…for a protest march. High blue hanging tapestry of sky with crisp, cold air just enough to make your breath mist as you shout obscenities at the government. Not that we would of course. Most of us haven’t go that much breath to waste, confined as some of us are in wheelchairs or strapped into various bits of engineered exoskeleton, hanging on to guide dog harnesses or canes or friends or a combination thereof. For many of us just moving forward makes us gasp for air.
The police mill around looking sheepish. ‘They are just here in case the rowdy element kick off,’ I say to my friend C as she surveys the frail looking folk in their assistance scooters. ‘That guy in particular,’ I whisper, pointing to a dummy in a wheelchair ( noooo… I am NOT doing a Ricky Gervais. It is an actual dummy) with a David Cameron mask on. Oddly, as people pass it they make little signs with their hands that look suspiciously like ‘warding off devil’ signs…if a ‘warding off devil’ sign involves an extended middle finger.
The protest march kicks off
The lovely folk in the lead make us practice chanting before we set off. For 99% of us, shouting for anything is an entirely new experience. Most people with an impairment or a chronic illness are quietly stoic. The older generation in particular often settle into that ‘Blitz’ mentality of ‘keeping calm and carrying on.’ But now keeping calm and carrying on might kill you. Certainly it will lead to further exclusion and greater poverty. It is with a shocking sadness that we are rallying, accused of ‘scrounging’ of ‘leaching off the state’ and ignored almost entirely by a society warped by the recession.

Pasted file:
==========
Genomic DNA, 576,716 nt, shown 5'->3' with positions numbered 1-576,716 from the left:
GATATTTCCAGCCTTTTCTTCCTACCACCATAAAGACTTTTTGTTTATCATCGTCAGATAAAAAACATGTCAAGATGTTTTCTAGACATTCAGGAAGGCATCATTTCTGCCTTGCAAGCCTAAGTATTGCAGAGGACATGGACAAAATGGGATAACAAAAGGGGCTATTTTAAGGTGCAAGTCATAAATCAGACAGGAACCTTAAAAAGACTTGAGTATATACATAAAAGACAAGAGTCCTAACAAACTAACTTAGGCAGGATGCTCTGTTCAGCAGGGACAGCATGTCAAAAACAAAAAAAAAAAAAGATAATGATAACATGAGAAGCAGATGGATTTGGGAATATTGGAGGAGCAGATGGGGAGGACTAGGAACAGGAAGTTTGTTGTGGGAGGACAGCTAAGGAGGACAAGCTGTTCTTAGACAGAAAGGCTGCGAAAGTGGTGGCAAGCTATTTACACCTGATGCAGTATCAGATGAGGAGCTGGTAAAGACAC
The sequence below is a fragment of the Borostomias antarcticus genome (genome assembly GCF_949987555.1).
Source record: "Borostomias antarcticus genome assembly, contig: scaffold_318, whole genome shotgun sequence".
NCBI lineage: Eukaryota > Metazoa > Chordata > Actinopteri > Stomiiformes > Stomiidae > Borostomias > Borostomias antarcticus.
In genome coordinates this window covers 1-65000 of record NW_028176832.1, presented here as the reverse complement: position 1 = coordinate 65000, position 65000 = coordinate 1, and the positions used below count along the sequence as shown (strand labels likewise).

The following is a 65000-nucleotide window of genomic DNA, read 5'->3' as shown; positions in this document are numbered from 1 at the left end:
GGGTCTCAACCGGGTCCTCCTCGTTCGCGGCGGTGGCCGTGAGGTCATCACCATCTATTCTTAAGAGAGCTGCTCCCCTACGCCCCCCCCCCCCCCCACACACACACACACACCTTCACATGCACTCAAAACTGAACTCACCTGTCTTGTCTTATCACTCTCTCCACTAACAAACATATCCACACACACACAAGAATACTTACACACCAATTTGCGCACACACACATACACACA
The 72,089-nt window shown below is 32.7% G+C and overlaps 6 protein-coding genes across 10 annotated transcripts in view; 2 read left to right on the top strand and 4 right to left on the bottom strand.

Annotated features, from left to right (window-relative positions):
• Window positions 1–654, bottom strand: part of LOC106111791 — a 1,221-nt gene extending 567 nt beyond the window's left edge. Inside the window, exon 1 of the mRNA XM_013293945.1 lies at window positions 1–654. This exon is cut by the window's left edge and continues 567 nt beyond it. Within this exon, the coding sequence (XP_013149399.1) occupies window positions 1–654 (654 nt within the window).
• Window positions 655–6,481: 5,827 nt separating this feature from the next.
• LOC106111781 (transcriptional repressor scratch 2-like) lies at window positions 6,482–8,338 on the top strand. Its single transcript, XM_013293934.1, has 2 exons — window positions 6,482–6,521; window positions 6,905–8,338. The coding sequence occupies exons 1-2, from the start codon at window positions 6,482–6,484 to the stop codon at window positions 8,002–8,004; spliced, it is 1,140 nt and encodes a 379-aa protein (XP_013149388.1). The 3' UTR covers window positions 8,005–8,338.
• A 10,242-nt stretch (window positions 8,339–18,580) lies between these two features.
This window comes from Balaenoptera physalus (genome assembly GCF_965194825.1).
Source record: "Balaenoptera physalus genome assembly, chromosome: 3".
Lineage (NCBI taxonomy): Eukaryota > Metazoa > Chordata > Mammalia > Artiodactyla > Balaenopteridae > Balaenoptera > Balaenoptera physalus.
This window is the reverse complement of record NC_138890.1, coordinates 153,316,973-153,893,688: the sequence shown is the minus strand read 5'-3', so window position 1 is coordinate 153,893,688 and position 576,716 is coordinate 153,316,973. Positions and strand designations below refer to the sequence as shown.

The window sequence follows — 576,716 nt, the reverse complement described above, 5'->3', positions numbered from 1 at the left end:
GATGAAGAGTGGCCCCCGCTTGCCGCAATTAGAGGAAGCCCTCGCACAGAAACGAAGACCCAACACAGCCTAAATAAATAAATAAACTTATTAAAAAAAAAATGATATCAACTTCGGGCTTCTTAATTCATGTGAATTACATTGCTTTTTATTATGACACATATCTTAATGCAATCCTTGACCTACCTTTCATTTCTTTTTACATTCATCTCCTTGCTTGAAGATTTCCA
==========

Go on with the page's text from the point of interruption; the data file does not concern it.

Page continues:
‘Shout louder!’ we are told and we do, until our timidity disintegrates and we are ready.
The march route is short and takes us from the central park though a corner of the cathedral forum, with the wonderful library to the left and back to the park again. We chant lustily at about a dozen tourists, several irritated shoppers and a murder of crows that are looking rather too intensely at a few of the limping stragglers in our group.
What do we want?
When do we want them?
We try to shout loudly enough to disturb the rest of Norwich city but most of them have disappeared off to the Top Gear Road Show that is blasting pop tunes from behind the shopping centre. Ironically, there is probably more engineering technology in amongst the blinged up wheelchairs and motorised scooters in out raggedy group, but, undefeated we shuffle and skip, roll and scramble back to the park and listen to the speakers tell us not to give up. To fight on for compassion and equality. To fight on for fairness.
‘I am blind, my husband in visually impaired. I have two visually impaired children,’ says B. ‘I work hard and I want my kids to have every opportunity. Last year, we had a special bus service and I paid £250 getting the kids to school. Now the service has been cut and we have to find over £2000 a year. How?’
Her son stands up. ‘I want to go to university. The fees are so high now that most kids are having problems finding the basics. Given I would also need additional equipment, transport and access finance I am immediately excluded.’
Another woman with cerebral palsy, asthma and learning difficulties says her care has been cut from 10 to 3 hours a week. She still needs the care though.’